By the fall of 2008, Guyton's patience was wearing thin. Even Mitchell acknowledged that the car should have been completed, although he claimed to be working hard on it every day. Despite this, when Guyton decided in 2009 to show the Nash at the August 2010 Pebble Beach Concours d'Elegance show rather than the fall 2009 Hershey event, he advised Mitchell of his decision and continued to let Mitchell work on the car. Mitchell hired Upholstery Unlimited to perform upholstery work, committing to deliver the Nash to the upholsterer by late August or early September 2009. Sometime in October, Mitchell informed Guyton that the Nash had not yet been sent to the upholsterer.

Near the end of November 2009, Guyton received the application for the 2010 Pebble Beach show. He called Mitchell to obtain his assurance that the car would be ready for that event; Mitchell responded "no problem." Guyton then inquired about delivering the car to the upholsterer, and Mitchell responded that delivery would occur right after Christmas. Guyton added that he considered the application to Pebble Beach to be a binding agreement, and Mitchell said he understood.

Mitchell delivered the Nash to the upholsterer in March of 2010. He told Guyton the upholstery work was underway. In April, Mitchell reported that the upholstery was about 1/3 complete but that he would not be available to discuss the subject any more at that time because he was pre-occupied with buying a radio for the car. Guyton was unable to reach Mitchell, so he called the upholsterer and spoke to Steve Pearson, who told him that no work on the Nash upholstery had commenced and that he did not plan to start the work for a couple of weeks. He also reported that it would take 5-6 weeks to complete that work.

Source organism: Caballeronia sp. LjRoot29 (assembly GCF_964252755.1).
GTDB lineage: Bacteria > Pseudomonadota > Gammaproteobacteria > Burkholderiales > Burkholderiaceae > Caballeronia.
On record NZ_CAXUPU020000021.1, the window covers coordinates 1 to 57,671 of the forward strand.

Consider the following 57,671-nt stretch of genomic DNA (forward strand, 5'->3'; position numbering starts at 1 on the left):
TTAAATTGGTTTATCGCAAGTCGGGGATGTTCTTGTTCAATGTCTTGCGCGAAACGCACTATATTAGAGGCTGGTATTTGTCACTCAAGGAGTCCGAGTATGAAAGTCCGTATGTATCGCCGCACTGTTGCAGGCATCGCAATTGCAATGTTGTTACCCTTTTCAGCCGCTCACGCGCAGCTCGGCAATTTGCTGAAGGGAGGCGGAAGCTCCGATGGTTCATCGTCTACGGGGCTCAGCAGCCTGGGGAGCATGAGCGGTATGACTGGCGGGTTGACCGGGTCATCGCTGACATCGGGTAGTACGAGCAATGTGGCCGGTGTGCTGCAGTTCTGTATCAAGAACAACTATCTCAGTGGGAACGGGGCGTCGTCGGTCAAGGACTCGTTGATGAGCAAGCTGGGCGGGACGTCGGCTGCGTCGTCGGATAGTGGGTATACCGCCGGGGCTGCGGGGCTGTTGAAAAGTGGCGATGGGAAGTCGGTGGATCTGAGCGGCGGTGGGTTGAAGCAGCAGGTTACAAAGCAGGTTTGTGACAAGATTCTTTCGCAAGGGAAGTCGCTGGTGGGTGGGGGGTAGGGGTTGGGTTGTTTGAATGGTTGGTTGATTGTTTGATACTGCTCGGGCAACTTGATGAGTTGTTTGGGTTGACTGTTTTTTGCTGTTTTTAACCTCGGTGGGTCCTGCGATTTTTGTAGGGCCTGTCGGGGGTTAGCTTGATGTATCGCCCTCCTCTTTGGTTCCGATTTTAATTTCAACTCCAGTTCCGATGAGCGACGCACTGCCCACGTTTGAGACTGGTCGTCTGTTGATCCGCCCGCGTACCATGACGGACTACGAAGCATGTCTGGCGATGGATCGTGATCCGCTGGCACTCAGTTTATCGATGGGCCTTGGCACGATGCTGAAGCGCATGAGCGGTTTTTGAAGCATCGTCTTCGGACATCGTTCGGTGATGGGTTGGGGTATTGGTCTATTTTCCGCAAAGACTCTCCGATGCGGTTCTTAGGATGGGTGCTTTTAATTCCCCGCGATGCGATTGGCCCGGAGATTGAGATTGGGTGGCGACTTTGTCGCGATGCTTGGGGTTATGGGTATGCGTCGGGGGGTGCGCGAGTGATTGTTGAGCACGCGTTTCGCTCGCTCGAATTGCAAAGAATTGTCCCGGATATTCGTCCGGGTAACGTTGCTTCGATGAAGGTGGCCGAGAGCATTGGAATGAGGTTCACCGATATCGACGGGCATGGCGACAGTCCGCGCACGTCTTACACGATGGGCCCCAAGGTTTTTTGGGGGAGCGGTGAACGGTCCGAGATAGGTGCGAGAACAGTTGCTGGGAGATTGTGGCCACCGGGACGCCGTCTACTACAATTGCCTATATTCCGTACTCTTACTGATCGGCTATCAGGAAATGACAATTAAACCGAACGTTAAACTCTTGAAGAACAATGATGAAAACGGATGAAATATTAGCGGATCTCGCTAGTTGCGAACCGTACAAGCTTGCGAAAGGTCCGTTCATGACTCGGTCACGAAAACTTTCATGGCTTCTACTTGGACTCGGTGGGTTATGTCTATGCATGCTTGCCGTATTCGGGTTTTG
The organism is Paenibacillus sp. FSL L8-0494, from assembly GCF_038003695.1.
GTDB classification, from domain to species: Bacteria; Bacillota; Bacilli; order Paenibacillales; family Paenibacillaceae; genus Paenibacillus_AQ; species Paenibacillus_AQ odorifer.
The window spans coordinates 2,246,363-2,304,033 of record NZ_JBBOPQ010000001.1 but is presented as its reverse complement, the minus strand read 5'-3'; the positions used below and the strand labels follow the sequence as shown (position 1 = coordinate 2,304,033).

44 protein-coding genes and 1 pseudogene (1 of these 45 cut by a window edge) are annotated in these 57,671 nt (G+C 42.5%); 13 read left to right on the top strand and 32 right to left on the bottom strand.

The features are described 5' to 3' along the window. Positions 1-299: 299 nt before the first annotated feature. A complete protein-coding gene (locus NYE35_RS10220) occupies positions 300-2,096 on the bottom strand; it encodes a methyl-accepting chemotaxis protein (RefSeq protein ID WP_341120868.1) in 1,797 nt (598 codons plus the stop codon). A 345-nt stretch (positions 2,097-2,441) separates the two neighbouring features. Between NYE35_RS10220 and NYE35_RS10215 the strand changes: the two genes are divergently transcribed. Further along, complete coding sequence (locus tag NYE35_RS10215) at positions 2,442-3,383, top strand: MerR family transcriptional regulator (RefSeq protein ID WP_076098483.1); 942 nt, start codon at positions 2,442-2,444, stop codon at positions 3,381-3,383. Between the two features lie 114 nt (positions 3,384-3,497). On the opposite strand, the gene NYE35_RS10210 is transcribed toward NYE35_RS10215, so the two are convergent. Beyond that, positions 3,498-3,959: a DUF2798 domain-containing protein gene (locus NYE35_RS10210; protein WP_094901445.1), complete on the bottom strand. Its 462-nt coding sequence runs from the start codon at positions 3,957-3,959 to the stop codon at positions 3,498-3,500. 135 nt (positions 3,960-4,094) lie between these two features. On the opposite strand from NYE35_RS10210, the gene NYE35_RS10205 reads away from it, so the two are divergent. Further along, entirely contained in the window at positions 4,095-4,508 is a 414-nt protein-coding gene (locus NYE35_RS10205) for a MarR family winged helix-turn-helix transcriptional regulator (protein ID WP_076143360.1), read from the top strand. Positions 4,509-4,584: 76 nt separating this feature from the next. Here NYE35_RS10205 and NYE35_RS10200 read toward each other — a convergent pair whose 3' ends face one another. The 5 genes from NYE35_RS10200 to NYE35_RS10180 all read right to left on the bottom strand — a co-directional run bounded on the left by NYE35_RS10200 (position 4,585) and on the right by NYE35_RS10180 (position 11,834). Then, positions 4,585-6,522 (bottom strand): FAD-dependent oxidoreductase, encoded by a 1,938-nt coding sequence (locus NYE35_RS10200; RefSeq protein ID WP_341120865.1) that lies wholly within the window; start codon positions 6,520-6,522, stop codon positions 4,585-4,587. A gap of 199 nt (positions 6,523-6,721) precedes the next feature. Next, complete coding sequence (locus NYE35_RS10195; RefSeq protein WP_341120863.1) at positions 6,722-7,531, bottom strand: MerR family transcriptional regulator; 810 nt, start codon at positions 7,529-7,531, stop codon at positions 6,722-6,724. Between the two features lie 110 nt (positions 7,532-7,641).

At that point, Guyton states that he became "deeply concerned" that the Nash restoration would not be complete in time for the show, so he hired D&D Restoration to complete the project. In late April 2010, movers hired by Guyton picked up the Nash and some parts. D&D completed the restoration.

Throughout the time that Mitchell had possession of the Nash, he continued to send Guyton invoices for his ongoing work, and Guyton continued to pay those invoices, even as the invoiced amounts ran well beyond the original estimate. The invoices paid by Guyton to Mitchell totaled $320,841.88. These amounts included 13,950 to 16,500 hours of labor. The invoices were not supported by individual work tickets or work orders. The final invoice - for some $55,000 - remains unpaid.


Plaintiff's First Amended Complaint (#21) consists of eleven counts, as follows: Counts I and II allege violations of the Illinois Consumer Fraud Act. Counts III and IV are fraud claims. Count V alleges a claim for Money Had and Received. Count VI is a common law breach of contract claim. Counts VII and VIII are claims for conversion. Count IX seeks a declaratory judgment. Count X alleges violations of the Illinois Automotive Repair Act, and Count XI asserts promissory estoppel. Generally speaking, what Guyton seeks is reimbursement of the funds he spent in excess of the original estimate, compensatory damages for breach of contract, punitive damages, and attorney's fees.

The Defendant's motion for summary judgment deals only with Counts V, X and XI. .As to those three Counts, in his Answer Defendant has denied all pertinent factual allegations. Defendant "demands judgment in bar of Plaintiff's claim" in Count V. As to Count X, Defendant adds to his denials "by way of separate or affirmative defense" that monetary damages are not recoverable under the Illinois Automotive Repair Act but only under the Illinois Consumer Fraud and Deceptive Business Practices Act, which requires a "knowing" violation. Because no such violation is plead, "defendant demands judgment in bar of plaintiff's action" in Count X. In answer to Count XI, Defendant denies the material allegations and adds "by way of separate or affirmative defense" that "delay in completing the restoration project was due to the ...